Hofstra and Stony Brook announced Friday the schools will not be playing sports in the fall as the COVID-19 pandemic continues to roil the college sports landscape.
Both schools said they hope to resume sports in the second semester and are exploring plans to play the fall sports in the spring.
“This was the direction I saw this going, so I was not surprised,” Stony Brook director of athletics Shawn Heilbron said. “I think this gives our student-athletes the best possibility to compete at a later date. There was so much uncertainty around the fall. I think this gives us all clarity and allows us to finally move forward after four months of being in limbo.”
Hofstra's sports teams and the Stony Brook football team are part of the Colonial Athletic Association, which left the decision to play up to each school. But the CAA football board of directors decided to suspend the conference football season.
Stony Brook's other teams play in the America East Conference, which announced Friday that all fall sports would be postponed. The sports affected include soccer, cross country, golf, tennis, field hockey and football.
Colleges and universities across the country are grappling with the issues of trying to play amid the pandemic, with many schools already deciding to postpone the fall seasons.
On Friday, the Atlantic 10 Conference joined the Ivy League and Patriot League among the Division I conferences postponing their fall seasons.
College football, which generates millions of dollars in revenue for some schools, remains in flux with conferences such as the Atlantic Coast Conference and the Big 12 announcing that a decision whether to play will come later this month.
The Big Ten and the Pac-12 have shortened their seasons by canceling all nonconference games. Earlier this week, the Rose Bowl Parade on New Year's Day was canceled for the first time since World War II. The game is still scheduled to be played in Pasadena, California.
The financial impact of the coronavirus has forced some schools to cancel sports programs. Stanford cut 11 sports teams earlier in the month, citing a gap in resources because of the pandemic.
Hofstra director of athletics Rick Cole said it was in the best interest of the student-athletes, coaches and school to postpone the fall season and try to play in the winter and spring.
“I think there are other institutions that are still looking at the option of playing," Cole said, "but I think the majority [of other schools in the conference] — if they haven’t announced — they will announce they are moving to the spring.”
The New York Institute of Technology in Old Westbury, Adelphi University in Garden City and Molloy College in Rockville Centre have already announced they will not play sports in the fall. Long Island University, with campuses in Brookville and Brooklyn, is part of the Northeast Conference, which has delayed the start of its fall sports season to Sept. 10.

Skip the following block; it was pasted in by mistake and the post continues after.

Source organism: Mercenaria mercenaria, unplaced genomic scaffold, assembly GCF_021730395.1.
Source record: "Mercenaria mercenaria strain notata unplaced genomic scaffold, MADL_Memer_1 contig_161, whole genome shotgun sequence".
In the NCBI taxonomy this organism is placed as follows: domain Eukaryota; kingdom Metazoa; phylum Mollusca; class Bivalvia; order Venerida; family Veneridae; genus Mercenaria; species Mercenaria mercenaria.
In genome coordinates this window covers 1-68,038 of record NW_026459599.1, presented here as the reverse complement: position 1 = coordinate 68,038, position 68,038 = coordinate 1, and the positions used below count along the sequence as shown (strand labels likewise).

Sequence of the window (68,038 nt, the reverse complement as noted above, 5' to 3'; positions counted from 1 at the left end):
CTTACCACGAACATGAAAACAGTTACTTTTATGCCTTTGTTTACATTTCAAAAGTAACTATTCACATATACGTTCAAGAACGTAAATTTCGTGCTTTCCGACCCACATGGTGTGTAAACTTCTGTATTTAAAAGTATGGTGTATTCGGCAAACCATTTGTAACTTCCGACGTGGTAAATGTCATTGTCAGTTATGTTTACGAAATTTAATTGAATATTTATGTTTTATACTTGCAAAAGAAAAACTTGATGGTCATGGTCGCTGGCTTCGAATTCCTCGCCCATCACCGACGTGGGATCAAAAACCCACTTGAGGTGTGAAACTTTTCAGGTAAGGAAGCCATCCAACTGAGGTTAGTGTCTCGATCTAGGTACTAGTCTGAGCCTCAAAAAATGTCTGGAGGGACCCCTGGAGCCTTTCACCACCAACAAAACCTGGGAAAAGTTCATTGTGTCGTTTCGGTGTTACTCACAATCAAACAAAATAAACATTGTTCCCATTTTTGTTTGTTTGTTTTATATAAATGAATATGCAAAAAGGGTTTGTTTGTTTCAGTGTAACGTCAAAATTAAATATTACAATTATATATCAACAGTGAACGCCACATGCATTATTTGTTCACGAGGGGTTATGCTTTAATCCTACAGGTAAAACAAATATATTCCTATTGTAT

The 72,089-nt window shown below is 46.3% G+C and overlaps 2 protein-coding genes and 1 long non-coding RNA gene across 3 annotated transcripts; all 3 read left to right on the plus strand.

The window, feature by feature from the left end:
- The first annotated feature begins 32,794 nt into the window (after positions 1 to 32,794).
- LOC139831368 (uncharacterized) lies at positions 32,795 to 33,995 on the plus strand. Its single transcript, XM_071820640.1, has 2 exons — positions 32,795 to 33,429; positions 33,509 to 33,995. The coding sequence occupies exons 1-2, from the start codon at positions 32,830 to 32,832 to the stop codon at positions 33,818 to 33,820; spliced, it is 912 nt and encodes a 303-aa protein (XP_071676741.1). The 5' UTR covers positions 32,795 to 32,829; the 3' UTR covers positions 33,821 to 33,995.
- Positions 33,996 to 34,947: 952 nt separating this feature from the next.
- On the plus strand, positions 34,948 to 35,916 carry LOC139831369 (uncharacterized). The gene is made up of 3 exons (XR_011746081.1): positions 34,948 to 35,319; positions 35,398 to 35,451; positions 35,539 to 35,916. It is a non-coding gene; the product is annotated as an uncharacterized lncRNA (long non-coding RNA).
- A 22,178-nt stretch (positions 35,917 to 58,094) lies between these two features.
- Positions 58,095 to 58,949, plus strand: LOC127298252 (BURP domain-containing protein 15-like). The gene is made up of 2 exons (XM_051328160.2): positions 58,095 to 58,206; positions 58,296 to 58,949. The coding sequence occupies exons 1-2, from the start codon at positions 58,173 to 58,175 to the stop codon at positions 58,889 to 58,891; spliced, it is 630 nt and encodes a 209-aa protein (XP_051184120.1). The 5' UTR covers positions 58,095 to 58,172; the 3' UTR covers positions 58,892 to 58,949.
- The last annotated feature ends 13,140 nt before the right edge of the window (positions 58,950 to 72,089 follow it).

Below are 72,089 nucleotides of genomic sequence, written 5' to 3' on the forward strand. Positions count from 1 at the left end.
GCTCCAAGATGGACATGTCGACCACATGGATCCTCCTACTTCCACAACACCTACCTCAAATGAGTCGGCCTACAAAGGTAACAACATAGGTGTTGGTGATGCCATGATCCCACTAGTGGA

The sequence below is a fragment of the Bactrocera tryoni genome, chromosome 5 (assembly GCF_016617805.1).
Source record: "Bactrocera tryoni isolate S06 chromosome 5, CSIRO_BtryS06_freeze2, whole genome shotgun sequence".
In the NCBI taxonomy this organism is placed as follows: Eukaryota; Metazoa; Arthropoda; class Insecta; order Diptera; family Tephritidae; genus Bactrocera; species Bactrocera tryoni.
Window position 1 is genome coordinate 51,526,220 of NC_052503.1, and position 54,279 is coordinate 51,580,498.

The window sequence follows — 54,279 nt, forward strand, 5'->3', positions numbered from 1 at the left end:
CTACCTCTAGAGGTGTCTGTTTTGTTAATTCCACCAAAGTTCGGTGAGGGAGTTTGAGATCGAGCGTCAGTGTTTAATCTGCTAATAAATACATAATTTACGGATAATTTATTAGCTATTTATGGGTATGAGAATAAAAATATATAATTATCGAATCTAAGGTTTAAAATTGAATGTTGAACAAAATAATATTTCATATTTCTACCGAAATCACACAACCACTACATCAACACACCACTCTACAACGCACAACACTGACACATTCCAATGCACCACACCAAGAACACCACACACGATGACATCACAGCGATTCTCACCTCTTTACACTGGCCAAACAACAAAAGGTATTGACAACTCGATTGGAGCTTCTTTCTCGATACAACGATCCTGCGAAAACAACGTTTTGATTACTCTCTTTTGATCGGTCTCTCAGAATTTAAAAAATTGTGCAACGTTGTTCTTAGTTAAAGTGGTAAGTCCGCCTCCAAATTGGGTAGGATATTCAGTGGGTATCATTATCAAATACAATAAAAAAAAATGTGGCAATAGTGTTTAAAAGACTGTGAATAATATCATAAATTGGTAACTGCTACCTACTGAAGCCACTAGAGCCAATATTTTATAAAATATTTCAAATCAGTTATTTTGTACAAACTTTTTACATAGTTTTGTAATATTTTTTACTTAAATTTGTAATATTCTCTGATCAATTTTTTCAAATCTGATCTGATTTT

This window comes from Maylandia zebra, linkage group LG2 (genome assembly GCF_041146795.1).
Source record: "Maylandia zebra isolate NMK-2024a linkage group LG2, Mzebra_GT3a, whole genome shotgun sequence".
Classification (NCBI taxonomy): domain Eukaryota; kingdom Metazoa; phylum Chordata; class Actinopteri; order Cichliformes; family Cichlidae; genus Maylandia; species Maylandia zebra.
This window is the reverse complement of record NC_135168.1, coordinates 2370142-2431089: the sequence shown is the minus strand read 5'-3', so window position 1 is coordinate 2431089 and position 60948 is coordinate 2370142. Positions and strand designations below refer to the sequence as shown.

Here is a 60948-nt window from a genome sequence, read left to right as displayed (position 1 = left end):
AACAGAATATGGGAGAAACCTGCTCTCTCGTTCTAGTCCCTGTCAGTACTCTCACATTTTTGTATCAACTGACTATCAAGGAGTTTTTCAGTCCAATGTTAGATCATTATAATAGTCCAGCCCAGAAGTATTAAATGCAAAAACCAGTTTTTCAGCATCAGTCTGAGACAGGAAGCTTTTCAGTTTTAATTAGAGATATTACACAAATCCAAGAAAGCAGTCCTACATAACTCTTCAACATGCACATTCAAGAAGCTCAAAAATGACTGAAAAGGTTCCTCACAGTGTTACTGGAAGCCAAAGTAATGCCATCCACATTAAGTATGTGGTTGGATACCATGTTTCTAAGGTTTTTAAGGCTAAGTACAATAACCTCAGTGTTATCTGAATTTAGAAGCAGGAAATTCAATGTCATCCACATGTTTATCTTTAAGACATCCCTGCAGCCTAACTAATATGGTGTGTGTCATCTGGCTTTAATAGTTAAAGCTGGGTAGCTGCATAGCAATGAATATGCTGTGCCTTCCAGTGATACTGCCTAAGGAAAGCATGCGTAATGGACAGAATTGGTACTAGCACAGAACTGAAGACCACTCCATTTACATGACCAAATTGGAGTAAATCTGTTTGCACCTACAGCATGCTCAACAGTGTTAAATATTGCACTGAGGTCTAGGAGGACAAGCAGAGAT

Stony Brook football coach Chuck Priore called trying to play this fall "complex."
“I think it would have been difficult," Priore said. "Doable, but difficult.”
Priore said the lack of proper training during the pandemic could put student-athletes at a greater risk for injury.
“Most kids didn’t have gym access for the last 16 weeks, especially with our roster full of New York and New York City kids, who still don’t have the opportunities and don’t have gyms and weights at home,” said Priore, who has been Stony Brook’s head coach since 2006. “I think those challenges of not being athletically ready would have been tough.”
Priore said 25 football players returned to campus on Sunday, and that the team will continue to train for a spring season.
Krista Agostinello, a junior on the Hofstra women’s soccer team, said she never thought her season would be in jeopardy when the pandemic forced the cancellation of the spring season in March.
“It’s very surreal,” said Agostinello, a West Babylon High School graduate. “I remember ending the spring, no one would have thought this would have gone into now and this would have affected our season. We looked at the seniors for lacrosse teams or baseball teams, and we were like, ‘Wow, that really stinks, that was just taken away from you.' I could never imagine that happening to us."
Both Cole and Heilbron said they are confident the fall athletes will have a chance to play in the spring.
“I am very optimistic about our chances to compete at a later date,” Heilbron said. “Making this decision now . . . signals to the NCAA that the environment we’re in now is certainly challenging. I think we now have the benefit of time to develop plans for the winter and the spring for all of our teams.”
With Laura Amato